Facebook: $750 million or $2 Billion

27 Comments

A few days ago there was a lot of chatter over Business Week story that Facebook was on the block, as long as the buyer was ready to pony up $2 billion.

I suggested that the founders of the company should have been prudent and taken the rumored $750 million offer. My argument was that since their traffic was starting to dip, why not follow the philosophy – a bird in hand is worth two in the bush. It was no reflection of the possibilities of the network, or how much money the network could make in the future. Hell if I didn’t think they had a good thing going, I would have never written about them in the first place.

It was just looking at the Alexa traffic rankings. Michael Arrington and Matt Marshall, both took issue with me for using the Alexa Stats, because they thought Alexa stats were unreliable. Fair point, though I see people quote Alexa stats all the time. Nevertheless, I thought, well since they are arguing against the Alexa data, why not use a more reliable data, such as Comscore/Media Metrix. After all that was the information used by Business Week. (Matt should have also linked to this comment in order to complete the picture, but never mind.)


So what did the Comscore/MediaMetrix data reveal? From December 2005 to February 2005, MySpace added 5 million unique visitors while, Facebook’s unique visitors declines by about 2 million – or about 16%. And this is before spring break or March Madness. Ironically the data dovetails with the trends on Alexa as well. And given that I am lowly journalist with little check-cutting experience, the $2 billion price tag seemed crazy to man known to cut big checks.

Ross Levinsohn, the bought MySpace for News Corp told a gathering of investment bankers in NY: “We’re certainly not paying $2 billion for Facebook. If the price was right I’d be interested in it. It’s a great site and I know the guys there well.” Anyway Paul Kedrosky says it well, when he so pithily writes, “If paying four times as much for a smaller, slower-growing site whose main users leave in lock-step graduating cohorts every year isn’t mad, then I have no idea any more what is.” Meanwhile, I have heard from the sources, what Business Logs, had reported earlier his week: Facebook in a month or so will open its network to non-college students, and Linked-In type features.

27 Comments

Candyce Rookwood

I think some dating sites have lost traffic, but thats because customers are moving to other niche dating sites. The recession definitely has not hit paid dating sites and I suspect that sites which rely on advertising will suffer more than sites which rely on subscription revenue. Eg:

Elliot Pinkus

I’m a student at Cornell University, another of the first schools to be on facebook. Almost everyone I know both at Cornell and at other schools are on Facebook and use it fairly frequently. But I can understand how it would not be particularly lucrative for advertising. People don’t go on Facebook to shop. Myspace has an extremely different audience, which I might overgeneralize as more “gullible.”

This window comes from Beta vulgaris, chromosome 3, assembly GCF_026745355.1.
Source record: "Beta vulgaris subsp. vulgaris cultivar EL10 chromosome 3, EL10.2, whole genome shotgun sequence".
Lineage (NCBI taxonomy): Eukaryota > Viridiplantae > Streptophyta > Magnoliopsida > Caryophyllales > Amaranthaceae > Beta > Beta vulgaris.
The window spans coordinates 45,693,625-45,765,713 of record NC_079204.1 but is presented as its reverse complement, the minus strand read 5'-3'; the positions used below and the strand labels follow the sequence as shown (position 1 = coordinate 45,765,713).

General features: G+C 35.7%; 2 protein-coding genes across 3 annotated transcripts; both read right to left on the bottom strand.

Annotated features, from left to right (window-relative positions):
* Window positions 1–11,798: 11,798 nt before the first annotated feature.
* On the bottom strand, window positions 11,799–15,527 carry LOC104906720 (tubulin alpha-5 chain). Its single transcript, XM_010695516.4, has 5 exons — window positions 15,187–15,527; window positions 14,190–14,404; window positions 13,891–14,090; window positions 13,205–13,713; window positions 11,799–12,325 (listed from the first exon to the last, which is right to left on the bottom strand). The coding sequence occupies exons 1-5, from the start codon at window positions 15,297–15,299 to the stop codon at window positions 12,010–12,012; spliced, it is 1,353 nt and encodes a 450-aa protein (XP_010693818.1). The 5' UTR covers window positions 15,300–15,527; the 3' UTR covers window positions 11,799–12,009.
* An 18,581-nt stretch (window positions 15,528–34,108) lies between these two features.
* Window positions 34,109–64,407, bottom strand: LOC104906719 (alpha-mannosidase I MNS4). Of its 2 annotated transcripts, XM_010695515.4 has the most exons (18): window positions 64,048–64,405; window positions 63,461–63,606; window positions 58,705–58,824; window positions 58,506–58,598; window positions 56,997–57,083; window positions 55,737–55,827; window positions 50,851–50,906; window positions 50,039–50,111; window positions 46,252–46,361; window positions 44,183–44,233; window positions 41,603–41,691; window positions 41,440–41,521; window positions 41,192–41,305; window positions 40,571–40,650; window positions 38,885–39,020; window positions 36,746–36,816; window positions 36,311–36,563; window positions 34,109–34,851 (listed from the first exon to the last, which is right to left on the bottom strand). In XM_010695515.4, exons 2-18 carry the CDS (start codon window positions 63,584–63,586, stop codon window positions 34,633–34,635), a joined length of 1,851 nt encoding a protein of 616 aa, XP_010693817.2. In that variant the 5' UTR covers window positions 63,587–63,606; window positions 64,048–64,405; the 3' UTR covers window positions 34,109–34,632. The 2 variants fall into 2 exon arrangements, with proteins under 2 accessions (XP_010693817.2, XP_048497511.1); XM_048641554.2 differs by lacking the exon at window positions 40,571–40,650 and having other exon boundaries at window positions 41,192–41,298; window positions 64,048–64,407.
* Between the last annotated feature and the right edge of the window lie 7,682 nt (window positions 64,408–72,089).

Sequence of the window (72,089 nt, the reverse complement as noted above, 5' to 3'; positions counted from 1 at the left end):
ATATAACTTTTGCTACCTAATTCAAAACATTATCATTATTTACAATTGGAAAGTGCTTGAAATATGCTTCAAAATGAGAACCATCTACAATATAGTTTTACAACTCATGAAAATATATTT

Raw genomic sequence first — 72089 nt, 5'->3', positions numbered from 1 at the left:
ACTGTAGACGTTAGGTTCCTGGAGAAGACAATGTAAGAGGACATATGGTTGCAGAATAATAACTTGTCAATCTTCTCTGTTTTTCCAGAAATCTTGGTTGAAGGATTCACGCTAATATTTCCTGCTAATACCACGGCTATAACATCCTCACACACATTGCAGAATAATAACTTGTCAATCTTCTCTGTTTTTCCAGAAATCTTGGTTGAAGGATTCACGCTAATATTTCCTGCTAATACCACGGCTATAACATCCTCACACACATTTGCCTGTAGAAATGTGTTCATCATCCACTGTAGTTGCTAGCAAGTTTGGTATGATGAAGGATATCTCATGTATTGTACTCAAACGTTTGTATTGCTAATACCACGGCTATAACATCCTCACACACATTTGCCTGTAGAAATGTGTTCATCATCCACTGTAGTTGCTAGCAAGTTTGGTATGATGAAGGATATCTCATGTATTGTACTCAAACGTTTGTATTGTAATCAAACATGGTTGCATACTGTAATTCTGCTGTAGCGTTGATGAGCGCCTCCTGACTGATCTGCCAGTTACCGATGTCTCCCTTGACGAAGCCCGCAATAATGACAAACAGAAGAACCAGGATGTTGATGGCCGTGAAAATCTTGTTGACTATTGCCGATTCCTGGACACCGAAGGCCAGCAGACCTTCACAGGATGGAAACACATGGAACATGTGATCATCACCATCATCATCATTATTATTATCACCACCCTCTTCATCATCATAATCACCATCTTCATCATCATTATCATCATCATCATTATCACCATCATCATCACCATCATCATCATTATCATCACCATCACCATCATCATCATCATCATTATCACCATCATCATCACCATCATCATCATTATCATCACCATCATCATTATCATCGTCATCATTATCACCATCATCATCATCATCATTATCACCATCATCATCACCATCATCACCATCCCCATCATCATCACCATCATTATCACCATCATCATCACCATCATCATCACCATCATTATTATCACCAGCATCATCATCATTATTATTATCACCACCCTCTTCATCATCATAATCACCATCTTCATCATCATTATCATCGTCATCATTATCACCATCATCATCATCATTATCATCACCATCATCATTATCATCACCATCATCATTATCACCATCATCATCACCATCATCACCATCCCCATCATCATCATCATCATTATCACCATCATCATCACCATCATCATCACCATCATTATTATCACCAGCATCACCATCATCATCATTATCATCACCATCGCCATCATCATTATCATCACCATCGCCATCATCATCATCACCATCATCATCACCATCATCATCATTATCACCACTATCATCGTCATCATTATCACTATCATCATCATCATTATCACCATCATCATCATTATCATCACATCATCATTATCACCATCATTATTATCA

But what really inspired me to post here so long after the article was written was the graph. The graph is completely meaningless, and Om, you should be ashamed for posting it. Facebook is primarily used by college students. Who gain access with an official school email address. Therefore students join Facebook when they get an email address: between May and July usually. More join as the school year approaches and they hear more about Facebook. Up at school, they discover it’s a useful tool for remembering people they meet, and the number of frequent users goes up. By December, everyone knows about Facebook and either has already joined, or will not join, therefore a peak as reached. People become less interested as the year drags on, they check less frequently, and the unique hits decrease. MySpace on the other hand would have a more constant growth as the graph showed. But saying Facebook isn’t increasing in size by showing November through February is just, well, stupid.

BookSeller

The advertising response on facebook is really lousy. I tried running all kinds of ads on there – directly targeted at the college market with all sorts of strategies and not one ad received very good response. We are talking 30-40 clicks per day running over 300,000 impressions. If these kids are not interested in buying cheaper books around the start of a new semester, what the heck kind of products are they going to buy into?

Nat Turner